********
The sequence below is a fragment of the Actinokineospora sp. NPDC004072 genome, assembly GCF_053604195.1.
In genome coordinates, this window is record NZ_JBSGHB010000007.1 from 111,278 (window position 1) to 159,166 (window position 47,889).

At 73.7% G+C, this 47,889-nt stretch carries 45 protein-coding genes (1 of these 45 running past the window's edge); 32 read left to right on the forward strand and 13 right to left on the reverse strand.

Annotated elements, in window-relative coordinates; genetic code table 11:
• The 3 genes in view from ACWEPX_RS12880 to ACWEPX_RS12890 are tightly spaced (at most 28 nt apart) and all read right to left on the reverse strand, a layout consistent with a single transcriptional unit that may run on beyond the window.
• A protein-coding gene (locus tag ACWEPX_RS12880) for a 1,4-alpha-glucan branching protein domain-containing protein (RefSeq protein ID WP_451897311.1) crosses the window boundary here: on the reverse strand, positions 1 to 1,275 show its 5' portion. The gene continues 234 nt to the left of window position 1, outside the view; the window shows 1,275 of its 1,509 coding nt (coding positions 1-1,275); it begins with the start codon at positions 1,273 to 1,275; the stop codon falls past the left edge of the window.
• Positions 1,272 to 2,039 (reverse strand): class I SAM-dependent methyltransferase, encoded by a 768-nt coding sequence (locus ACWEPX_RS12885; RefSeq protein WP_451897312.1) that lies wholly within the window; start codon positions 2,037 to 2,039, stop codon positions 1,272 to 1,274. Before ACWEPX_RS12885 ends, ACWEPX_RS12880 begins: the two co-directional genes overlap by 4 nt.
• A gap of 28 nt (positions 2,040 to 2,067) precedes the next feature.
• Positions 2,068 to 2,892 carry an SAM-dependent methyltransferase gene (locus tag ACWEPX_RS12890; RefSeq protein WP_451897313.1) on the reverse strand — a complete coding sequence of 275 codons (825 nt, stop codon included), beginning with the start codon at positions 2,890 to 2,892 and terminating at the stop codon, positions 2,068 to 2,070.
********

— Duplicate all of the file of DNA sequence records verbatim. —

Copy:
The sequence below is a fragment of the Actinokineospora sp. NPDC004072 genome, assembly GCF_053604195.1.
In genome coordinates, this window is record NZ_JBSGHB010000007.1 from 111,278 (window position 1) to 159,166 (window position 47,889).

At 73.7% G+C, this 47,889-nt stretch carries 45 protein-coding genes (1 of these 45 running past the window's edge); 32 read left to right on the forward strand and 13 right to left on the reverse strand.

Annotated elements, in window-relative coordinates; genetic code table 11:
• The 3 genes in view from ACWEPX_RS12880 to ACWEPX_RS12890 are tightly spaced (at most 28 nt apart) and all read right to left on the reverse strand, a layout consistent with a single transcriptional unit that may run on beyond the window.
• A protein-coding gene (locus tag ACWEPX_RS12880) for a 1,4-alpha-glucan branching protein domain-containing protein (RefSeq protein ID WP_451897311.1) crosses the window boundary here: on the reverse strand, positions 1 to 1,275 show its 5' portion. The gene continues 234 nt to the left of window position 1, outside the view; the window shows 1,275 of its 1,509 coding nt (coding positions 1-1,275); it begins with the start codon at positions 1,273 to 1,275; the stop codon falls past the left edge of the window.
• Positions 1,272 to 2,039 (reverse strand): class I SAM-dependent methyltransferase, encoded by a 768-nt coding sequence (locus ACWEPX_RS12885; RefSeq protein WP_451897312.1) that lies wholly within the window; start codon positions 2,037 to 2,039, stop codon positions 1,272 to 1,274. Before ACWEPX_RS12885 ends, ACWEPX_RS12880 begins: the two co-directional genes overlap by 4 nt.
• A gap of 28 nt (positions 2,040 to 2,067) precedes the next feature.
• Positions 2,068 to 2,892 carry an SAM-dependent methyltransferase gene (locus tag ACWEPX_RS12890; RefSeq protein WP_451897313.1) on the reverse strand — a complete coding sequence of 275 codons (825 nt, stop codon included), beginning with the start codon at positions 2,890 to 2,892 and terminating at the stop codon, positions 2,068 to 2,070.